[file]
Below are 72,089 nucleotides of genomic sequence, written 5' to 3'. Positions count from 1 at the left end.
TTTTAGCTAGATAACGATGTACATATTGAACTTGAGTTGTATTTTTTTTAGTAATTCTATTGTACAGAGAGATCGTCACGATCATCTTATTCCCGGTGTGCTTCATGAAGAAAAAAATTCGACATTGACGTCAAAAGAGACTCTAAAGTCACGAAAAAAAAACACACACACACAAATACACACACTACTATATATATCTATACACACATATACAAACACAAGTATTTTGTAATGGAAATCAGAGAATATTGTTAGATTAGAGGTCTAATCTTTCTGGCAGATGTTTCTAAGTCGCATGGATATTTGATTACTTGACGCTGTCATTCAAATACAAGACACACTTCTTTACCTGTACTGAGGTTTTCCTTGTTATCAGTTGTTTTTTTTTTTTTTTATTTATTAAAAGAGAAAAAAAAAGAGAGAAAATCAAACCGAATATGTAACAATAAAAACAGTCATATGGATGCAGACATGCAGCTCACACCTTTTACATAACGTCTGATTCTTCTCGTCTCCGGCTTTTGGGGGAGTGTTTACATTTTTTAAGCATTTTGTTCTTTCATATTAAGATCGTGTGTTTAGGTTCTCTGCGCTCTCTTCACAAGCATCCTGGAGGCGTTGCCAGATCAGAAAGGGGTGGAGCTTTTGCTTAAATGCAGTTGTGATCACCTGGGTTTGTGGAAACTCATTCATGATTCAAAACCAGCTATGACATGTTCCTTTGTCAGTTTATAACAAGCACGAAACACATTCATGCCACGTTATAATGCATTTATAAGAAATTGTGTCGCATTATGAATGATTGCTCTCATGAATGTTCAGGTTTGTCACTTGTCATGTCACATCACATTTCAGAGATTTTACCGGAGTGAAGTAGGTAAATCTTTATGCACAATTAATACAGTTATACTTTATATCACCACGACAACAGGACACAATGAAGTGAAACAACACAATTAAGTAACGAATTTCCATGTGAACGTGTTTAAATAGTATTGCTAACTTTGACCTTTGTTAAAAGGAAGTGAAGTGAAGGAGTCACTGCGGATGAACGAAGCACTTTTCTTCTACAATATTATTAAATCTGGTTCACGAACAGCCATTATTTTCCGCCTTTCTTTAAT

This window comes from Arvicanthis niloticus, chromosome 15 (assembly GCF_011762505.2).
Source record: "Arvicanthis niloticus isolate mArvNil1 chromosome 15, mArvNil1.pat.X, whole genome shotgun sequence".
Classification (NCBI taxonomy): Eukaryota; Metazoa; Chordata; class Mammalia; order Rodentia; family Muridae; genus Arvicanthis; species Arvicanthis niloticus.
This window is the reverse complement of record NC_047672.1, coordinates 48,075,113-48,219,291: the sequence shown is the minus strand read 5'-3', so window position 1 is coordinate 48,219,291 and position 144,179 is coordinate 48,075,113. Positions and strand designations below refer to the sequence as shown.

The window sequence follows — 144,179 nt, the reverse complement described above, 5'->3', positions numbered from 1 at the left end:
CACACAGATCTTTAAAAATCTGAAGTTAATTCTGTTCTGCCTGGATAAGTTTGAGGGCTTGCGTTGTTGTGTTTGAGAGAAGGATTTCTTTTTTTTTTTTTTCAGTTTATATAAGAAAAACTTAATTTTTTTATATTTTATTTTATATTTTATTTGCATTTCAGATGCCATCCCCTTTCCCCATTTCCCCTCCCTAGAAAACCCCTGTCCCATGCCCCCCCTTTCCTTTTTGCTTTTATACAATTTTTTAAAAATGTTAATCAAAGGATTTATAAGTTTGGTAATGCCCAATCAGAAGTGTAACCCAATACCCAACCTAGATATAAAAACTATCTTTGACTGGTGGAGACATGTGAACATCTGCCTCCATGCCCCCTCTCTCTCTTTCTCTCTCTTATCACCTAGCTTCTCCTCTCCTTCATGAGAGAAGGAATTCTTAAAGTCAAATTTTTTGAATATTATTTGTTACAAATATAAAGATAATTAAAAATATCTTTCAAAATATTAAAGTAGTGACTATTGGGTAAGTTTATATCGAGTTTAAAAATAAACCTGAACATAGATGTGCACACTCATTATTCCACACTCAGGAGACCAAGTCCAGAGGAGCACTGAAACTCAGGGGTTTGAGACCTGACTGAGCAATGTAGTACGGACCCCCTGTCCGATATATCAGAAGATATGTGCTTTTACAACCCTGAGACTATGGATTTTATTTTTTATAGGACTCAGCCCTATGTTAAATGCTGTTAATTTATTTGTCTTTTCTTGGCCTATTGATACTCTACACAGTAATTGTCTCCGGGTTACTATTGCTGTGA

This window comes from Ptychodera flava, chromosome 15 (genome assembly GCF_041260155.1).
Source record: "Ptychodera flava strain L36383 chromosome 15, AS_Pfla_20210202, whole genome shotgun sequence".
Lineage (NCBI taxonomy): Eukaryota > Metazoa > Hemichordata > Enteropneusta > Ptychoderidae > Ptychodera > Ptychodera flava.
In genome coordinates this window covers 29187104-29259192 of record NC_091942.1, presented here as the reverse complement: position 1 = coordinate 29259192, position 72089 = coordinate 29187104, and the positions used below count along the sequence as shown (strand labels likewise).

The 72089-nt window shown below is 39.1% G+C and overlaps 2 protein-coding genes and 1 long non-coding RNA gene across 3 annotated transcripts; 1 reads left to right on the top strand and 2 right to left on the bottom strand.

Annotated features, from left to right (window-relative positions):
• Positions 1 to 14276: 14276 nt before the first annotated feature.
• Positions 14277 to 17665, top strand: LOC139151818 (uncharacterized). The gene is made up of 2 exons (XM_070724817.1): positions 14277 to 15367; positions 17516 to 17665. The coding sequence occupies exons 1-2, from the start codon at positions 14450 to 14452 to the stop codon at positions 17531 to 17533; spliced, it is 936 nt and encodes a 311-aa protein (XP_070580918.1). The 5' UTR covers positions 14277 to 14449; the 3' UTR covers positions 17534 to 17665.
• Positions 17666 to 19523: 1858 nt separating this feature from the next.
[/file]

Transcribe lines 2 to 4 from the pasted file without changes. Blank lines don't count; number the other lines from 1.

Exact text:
TTTTAGCTAGATAACGATGTACATATTGAACTTGAGTTGTATTTTTTTTAGTAATTCTATTGTACAGAGAGATCGTCACGATCATCTTATTCCCGGTGTGCTTCATGAAGAAAAAAATTCGACATTGACGTCAAAAGAGACTCTAAAGTCACGAAAAAAAAACACACACACACAAATACACACACTACTATATATATCTATACACACATATACAAACACAAGTATTTTGTAATGGAAATCAGAGAATATTGTTAGATTAGAGGTCTAATCTTTCTGGCAGATGTTTCTAAGTCGCATGGATATTTGATTACTTGACGCTGTCATTCAAATACAAGACACACTTCTTTACCTGTACTGAGGTTTTCCTTGTTATCAGTTGTTTTTTTTTTTTTTTATTTATTAAAAGAGAAAAAAAAAGAGAGAAAATCAAACCGAATATGTAACAATAAAAACAGTCATATGGATGCAGACATGCAGCTCACACCTTTTACATAACGTCTGATTCTTCTCGTCTCCGGCTTTTGGGGGAGTGTTTACATTTTTTAAGCATTTTGTTCTTTCATATTAAGATCGTGTGTTTAGGTTCTCTGCGCTCTCTTCACAAGCATCCTGGAGGCGTTGCCAGATCAGAAAGGGGTGGAGCTTTTGCTTAAATGCAGTTGTGATCACCTGGGTTTGTGGAAACTCATTCATGATTCAAAACCAGCTATGACATGTTCCTTTGTCAGTTTATAACAAGCACGAAACACATTCATGCCACGTTATAATGCATTTATAAGAAATTGTGTCGCATTATGAATGATTGCTCTCATGAATGTTCAGGTTTGTCACTTGTCATGTCACATCACATTTCAGAGATTTTACCGGAGTGAAGTAGGTAAATCTTTATGCACAATTAATACAGTTATACTTTATATCACCACGACAACAGGACACAATGAAGTGAAACAACACAATTAAGTAACGAATTTCCATGTGAACGTGTTTAAATAGTATTGCTAACTTTGACCTTTGTTAAAAGGAAGTGAAGTGAAGGAGTCACTGCGGATGAACGAAGCACTTTTCTTCTACAATATTATTAAATCTGGTTCACGAACAGCCATTATTTTCCGCCTTTCTTTAAT

This window comes from Arvicanthis niloticus, chromosome 15 (assembly GCF_011762505.2).
Source record: "Arvicanthis niloticus isolate mArvNil1 chromosome 15, mArvNil1.pat.X, whole genome shotgun sequence".